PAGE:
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The technology can help state and local governments provide public safety, utility, smart city and disaster management tools in quicker, more efficient fashion. As AI becomes more common, edge computing might as well.
Simply put, edge computing means deploying servers close to data sources to boost the speed of communications, which in turn opens the door for faster, more reliable and real-time data analysis tools that can improve public services. Smart city projects, utilities and public safety are among the most attractive areas for backers of edge computing technology in the government sector.
Recent spending projections help to illustrate edge computing trends in gov tech.
According to market intelligence firm IDC’s most recent EdgeView study, local and state governments in the Americas will spend $3.8 billion on edge solutions in 2022, a figure that will increase to $4.9 billion in 2026. Most of that spending will come from the U.S., according to Jennifer Cooke, IDC’s research director for Edge Strategies.
Worldwide, that spending stands at $8.2 billion and is projected to increase to $11.6 billion by 2025.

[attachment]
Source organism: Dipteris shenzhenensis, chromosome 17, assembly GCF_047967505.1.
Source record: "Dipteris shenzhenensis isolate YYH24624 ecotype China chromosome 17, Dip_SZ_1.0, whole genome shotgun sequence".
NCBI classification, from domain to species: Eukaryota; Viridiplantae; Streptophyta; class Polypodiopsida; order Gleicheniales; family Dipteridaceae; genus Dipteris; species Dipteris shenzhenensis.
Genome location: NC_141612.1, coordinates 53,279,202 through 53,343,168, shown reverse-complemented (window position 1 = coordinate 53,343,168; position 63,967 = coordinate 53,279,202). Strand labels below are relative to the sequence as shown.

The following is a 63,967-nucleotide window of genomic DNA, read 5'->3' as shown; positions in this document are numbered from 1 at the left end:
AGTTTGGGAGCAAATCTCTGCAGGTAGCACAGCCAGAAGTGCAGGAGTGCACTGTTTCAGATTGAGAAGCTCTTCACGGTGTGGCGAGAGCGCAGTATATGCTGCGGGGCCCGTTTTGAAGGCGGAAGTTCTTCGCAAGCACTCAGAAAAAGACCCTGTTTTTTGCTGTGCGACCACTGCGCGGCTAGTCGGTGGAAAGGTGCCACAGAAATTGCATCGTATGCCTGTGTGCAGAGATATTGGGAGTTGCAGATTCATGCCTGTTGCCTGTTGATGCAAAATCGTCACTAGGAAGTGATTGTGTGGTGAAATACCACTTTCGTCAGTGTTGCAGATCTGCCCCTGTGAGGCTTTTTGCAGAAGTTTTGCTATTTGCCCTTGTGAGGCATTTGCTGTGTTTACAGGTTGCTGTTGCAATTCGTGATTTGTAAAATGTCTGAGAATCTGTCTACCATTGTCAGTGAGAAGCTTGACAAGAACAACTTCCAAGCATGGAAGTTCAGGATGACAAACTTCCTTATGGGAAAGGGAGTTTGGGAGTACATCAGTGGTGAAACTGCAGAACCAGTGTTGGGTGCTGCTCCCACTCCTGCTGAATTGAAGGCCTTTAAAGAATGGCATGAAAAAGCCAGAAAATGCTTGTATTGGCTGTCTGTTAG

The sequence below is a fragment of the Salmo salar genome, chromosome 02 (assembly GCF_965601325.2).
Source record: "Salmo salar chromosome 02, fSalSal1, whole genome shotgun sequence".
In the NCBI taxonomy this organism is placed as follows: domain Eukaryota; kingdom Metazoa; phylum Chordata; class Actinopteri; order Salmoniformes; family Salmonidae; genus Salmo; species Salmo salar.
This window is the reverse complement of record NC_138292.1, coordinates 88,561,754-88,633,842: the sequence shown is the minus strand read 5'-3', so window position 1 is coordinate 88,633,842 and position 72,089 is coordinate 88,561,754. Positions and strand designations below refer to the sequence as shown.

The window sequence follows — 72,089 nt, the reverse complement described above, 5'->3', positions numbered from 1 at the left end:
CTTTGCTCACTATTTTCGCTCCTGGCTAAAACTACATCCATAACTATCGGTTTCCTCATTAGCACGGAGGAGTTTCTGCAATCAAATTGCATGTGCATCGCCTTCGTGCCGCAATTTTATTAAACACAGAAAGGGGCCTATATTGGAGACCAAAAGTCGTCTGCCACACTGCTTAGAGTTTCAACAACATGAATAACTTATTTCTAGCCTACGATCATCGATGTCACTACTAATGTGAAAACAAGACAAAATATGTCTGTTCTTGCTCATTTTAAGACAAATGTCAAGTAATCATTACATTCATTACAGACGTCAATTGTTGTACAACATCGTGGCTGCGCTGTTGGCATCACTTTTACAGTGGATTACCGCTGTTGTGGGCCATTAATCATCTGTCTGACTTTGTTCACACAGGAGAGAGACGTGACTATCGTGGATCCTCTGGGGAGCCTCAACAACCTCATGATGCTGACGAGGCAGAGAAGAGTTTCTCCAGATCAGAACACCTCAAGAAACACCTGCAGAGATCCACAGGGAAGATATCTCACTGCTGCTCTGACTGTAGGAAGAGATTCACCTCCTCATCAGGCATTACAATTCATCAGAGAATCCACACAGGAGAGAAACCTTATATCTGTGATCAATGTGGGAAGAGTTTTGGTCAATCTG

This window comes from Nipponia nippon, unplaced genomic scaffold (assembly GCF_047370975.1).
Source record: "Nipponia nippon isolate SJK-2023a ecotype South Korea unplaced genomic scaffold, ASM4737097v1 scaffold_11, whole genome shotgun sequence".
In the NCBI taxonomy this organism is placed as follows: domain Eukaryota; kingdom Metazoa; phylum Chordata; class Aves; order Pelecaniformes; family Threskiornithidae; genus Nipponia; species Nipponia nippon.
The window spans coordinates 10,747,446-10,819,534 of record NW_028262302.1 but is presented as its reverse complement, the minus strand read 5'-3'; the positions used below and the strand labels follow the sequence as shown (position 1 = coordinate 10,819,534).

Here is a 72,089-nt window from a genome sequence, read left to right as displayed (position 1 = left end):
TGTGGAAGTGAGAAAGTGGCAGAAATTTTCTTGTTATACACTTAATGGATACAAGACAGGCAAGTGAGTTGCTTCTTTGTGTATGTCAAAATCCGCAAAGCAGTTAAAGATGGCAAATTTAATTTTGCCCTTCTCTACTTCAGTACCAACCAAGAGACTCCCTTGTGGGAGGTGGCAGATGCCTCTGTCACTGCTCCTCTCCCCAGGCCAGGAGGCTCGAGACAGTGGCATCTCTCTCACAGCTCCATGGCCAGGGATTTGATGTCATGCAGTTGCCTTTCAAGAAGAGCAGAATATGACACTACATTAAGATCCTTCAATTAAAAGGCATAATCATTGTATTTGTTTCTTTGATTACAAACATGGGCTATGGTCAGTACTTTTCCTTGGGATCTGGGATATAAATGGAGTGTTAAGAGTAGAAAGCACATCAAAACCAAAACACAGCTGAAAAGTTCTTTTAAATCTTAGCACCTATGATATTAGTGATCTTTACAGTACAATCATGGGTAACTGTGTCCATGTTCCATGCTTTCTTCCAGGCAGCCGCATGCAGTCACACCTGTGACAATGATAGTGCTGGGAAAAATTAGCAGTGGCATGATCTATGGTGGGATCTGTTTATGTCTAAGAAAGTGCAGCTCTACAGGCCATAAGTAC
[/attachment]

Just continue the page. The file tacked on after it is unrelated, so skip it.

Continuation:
That’s not all when it comes to the ongoing potential of edge computing for public agencies. IDC also found that 74 percent of survey respondents plan to increase edge computing spending, with the average planned increase at 34 percent — answers that might be “aspirational,” Cooke told Government Technology, but which still underscore the interest in the technology.
Drivers of that interest include the need to store data for longer periods of time, the increasing amount of data used by public agencies and new tools that depend on machine learning and artificial intelligence.
Edge computing is hardly a new concept, but as agencies rebound from the pandemic and deal with other digital challenges, the technology holds fresh promise, Zheng Song, an assistant professor of computer and information science at the University of Michigan, Dearborn, told Government Technology via an email interview.
“I believe technology-wise, edge computing and AI will be the two main opportunities for reshaping public services and infrastructure,” he said. “The massive amount of sensors deployed in the field can already provide useful insights for public safety, disaster relief, smart transportation, social welfare, and other domains related to public services. Edge computing along with AI will process and make sense of the huge amount of data generated by these sensors in a real-time, privacy-preserving fashion, which will unleash the true potential of such data.”
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